I was mistaken about that, and I admit it.  You would do well to admit your mistakes too (gorgeous, Timaeus 37d, root fallacy, etc.).  :Sparkletooth:

So you have two translations that agree with your rendering.  One of these translations, the Douay-Rheims Bible, you think is a generally bad translation, no?

So you have two translations vs. virtually every other translation.  But the bottom line is this:

You have to make sense out of Job 1:5, 1:11, 2:5 and 2:9.  For instance, 2:9 relates to us Satan's desire to see Job lose his faith and curse (bless???) God.  If barak indeed means "bless" here, then it makes no sense.  Or can you make sense out of this?




Offline Tony N

  • Bronze
  • *
  • Posts: 1670
  • Gender: Male
    • Saviour of All Fellowship
Re: Aionios: Let's clear the water
« Reply #140 on: January 27, 2009, 10:19:11 PM »
Gabe qrote:
Quote
You have to make sense out of Job 1:5, 1:11, 2:5 and 2:9.  For instance, 2:9 relates to us Satan's desire to see Job lose his faith and curse (bless???) God.  If barak indeed means "bless" here, then it makes no sense.  Or can you make sense out of this?


Sure. It is not a question of whether barak should be translated "bless" or not. It should:

Job 1:11  The work of his hands Thou hast blessed, and his substance hath spread in the land, and yet, put forth, I pray Thee, Thy hand, and strike against anything that he hath--if not: to Thy face he doth bless Thee!' Young's Literal

Job 1:11  But stretch forth thy hand a little, and touch all that he hath, and see if he bless thee not to thy face.

Satan could be asking  God a question that if He put forth His hand against Job
"Will he then, indeed, bless Thee to thy face?" Or as in 2:5 Satan was telling God: to put forth His hand and touch all Job has and then let's see if He will still bless Thee to Thy face.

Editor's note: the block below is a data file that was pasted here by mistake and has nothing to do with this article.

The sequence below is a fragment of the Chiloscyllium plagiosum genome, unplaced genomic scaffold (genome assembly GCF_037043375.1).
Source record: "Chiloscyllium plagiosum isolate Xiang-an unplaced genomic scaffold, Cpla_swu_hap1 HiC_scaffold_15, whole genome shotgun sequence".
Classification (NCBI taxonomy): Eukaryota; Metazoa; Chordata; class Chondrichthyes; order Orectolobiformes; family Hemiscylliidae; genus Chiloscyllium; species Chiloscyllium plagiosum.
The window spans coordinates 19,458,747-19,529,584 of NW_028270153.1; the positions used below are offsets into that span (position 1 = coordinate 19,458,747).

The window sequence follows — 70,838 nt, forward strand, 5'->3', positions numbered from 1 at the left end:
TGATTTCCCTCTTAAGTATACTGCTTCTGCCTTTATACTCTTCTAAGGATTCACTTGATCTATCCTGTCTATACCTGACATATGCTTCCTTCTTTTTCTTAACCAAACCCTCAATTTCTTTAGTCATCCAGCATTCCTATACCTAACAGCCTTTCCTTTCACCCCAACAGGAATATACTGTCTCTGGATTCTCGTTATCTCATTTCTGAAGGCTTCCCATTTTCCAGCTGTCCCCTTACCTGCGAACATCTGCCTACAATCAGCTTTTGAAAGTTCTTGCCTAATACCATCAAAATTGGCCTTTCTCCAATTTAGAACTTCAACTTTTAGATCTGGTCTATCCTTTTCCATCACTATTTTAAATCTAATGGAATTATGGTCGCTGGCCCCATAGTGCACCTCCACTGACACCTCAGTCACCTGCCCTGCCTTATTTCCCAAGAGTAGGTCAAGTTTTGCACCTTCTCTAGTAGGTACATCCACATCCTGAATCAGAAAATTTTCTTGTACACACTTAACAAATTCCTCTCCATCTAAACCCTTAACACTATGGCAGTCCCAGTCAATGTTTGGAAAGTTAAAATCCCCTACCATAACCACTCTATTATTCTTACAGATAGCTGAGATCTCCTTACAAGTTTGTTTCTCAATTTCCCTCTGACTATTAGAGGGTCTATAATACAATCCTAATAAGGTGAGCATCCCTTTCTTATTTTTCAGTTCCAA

Job 2:5  But put forth thy hand, and touch his bone and his flesh, and then thou shalt see that he will bless thee to thy face.
Makes perfect sense to me. Satan wants God to touch Job's bone and flesh and after You do that, then we will see if Job will still bless thee to Thy face.


Job 2:9  And his wife said to him: Dost thou still continue in thy simplicity? bless God and die.

Job's wife was not telling Job to curse God so He would kill him. She was telling him he suffered enough. She was saying: Now, Job, as your final thing in life just bless God and die. Get it over with.
Just because God says He will save all mankind
does not necessarily mean He won't.

Offline Doc

  • 500
  • *
  • Posts: 853
  • Gender: Male
  • Jesus Christ is the Savior of ALL men.
Re: Aionios: Let's clear the water
« Reply #141 on: January 27, 2009, 10:30:08 PM »
I think this thread is a good example of why the Apostle Paul exhorts us not to have disputes over words.

The one thing I want everyone here to remember is that UR does not hinge solely on the meaning of one word and its adjectival forms anyway...  :thumbsup:
God does not instruct us to pray to change His mind. He wants us to pray so that we'll know His mind.
 
"Prayer doesn't change God, it changes me." --C.S. Lewis

God never had or needed a Plan B. He's still on Plan A.

Res Veritas Loquitur

Apocatastasis

  • Guest
Re: Aionios: Let's clear the water
« Reply #142 on: January 27, 2009, 10:42:27 PM »
Tony,

We all know the story of Job.  He was a good man that avoided evil.  He was blessed with family and fortune.  Satan thought that Job would renounce God were God to take away his family, fortune and health.  However, admist his trials, Job kept his integrity and "did not sin by charging God with wrongdoing."  Young's translation makes absolutely no sense in this regard.
 

Apocatastasis

  • Guest
Re: Aionios: Let's clear the water
« Reply #143 on: January 27, 2009, 10:44:34 PM »

Quote from: doc
I think this thread is a good example of why the Apostle Paul exhorts us not to have disputes over words.

The thing is, doc, that Tony gives a bad impression of URists by going to various boards and arguing the meanings of words that he has no business arguing.

Quote
The one thing I want everyone here to remember is that UR does not hinge solely on the meaning of one word and its adjectival forms anyway...

Amen.

Paul Hazelwood

  • Guest
Re: Aionios: Let's clear the water
« Reply #144 on: January 27, 2009, 11:11:46 PM »

I think the point is being missed.

Not sure what translation writes Job 2:9  with any use of H1288 other than "curse"